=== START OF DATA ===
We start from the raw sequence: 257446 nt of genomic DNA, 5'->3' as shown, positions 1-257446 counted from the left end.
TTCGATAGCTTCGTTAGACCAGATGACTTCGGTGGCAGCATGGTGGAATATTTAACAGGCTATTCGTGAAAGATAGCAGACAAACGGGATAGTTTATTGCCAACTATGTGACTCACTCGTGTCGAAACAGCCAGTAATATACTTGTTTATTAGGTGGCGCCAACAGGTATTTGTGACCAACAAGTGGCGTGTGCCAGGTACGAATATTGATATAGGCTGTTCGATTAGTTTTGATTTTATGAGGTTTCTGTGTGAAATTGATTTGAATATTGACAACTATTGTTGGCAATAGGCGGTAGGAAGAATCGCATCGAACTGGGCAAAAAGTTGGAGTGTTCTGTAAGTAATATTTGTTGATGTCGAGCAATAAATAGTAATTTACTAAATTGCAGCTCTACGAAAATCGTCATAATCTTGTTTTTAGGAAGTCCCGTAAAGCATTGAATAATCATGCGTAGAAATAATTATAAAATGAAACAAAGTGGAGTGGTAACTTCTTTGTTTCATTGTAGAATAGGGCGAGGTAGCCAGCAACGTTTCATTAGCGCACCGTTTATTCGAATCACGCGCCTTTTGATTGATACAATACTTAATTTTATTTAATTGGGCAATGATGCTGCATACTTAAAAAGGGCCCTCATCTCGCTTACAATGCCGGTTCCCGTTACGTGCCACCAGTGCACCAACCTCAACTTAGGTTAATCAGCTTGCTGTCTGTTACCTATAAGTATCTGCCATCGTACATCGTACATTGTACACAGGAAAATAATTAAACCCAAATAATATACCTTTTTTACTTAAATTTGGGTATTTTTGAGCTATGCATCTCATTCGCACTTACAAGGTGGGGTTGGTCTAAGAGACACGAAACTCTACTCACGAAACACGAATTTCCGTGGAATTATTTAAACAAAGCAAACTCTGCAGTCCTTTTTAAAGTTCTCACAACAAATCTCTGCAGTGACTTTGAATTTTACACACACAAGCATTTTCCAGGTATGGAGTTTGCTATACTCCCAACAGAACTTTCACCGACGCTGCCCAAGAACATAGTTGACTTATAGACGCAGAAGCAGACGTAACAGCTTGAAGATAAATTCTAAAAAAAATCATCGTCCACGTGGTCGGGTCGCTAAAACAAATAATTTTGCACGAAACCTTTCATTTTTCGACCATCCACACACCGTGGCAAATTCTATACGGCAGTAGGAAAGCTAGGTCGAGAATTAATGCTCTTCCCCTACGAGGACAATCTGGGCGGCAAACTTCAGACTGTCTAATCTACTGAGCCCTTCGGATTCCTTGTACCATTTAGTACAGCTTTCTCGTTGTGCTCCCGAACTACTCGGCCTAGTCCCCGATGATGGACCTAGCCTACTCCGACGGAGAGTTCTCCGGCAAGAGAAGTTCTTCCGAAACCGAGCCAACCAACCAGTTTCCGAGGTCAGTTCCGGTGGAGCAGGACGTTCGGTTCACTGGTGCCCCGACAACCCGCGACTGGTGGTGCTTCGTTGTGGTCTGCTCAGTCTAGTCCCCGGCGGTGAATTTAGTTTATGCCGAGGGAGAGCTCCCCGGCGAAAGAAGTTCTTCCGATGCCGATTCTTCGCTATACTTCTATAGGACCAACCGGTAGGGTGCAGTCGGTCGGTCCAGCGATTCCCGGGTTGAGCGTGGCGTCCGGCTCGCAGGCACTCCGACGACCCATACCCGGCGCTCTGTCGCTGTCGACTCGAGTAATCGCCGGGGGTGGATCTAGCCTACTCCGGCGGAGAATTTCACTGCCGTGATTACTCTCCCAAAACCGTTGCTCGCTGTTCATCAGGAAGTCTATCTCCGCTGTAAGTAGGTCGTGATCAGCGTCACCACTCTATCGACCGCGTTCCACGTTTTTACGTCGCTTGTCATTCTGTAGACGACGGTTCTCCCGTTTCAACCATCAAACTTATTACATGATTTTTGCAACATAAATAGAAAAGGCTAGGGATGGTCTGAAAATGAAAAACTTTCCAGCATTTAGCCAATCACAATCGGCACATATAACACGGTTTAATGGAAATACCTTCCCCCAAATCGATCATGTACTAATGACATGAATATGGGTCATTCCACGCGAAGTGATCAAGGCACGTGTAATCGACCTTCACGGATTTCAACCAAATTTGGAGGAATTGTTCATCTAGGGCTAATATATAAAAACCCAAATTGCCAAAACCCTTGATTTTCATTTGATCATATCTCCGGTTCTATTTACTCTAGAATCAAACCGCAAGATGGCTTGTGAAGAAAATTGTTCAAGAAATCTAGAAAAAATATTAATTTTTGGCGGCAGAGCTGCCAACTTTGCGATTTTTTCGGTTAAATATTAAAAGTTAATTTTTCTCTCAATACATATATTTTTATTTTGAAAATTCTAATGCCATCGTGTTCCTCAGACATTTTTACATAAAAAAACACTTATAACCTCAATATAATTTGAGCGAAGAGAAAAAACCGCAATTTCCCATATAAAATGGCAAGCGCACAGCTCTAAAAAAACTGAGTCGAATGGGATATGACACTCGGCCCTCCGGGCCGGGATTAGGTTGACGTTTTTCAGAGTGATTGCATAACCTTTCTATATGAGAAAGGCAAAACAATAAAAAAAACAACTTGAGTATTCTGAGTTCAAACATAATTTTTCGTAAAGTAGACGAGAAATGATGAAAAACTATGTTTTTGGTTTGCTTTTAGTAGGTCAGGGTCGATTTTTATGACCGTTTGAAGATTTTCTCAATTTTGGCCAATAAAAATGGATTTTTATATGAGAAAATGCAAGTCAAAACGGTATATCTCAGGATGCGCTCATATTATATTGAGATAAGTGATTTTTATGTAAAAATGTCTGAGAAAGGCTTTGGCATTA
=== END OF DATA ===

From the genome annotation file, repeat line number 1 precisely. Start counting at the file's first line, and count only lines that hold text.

We start from the raw sequence: 257446 nt of genomic DNA, 5'->3' as shown, positions 1-257446 counted from the left end.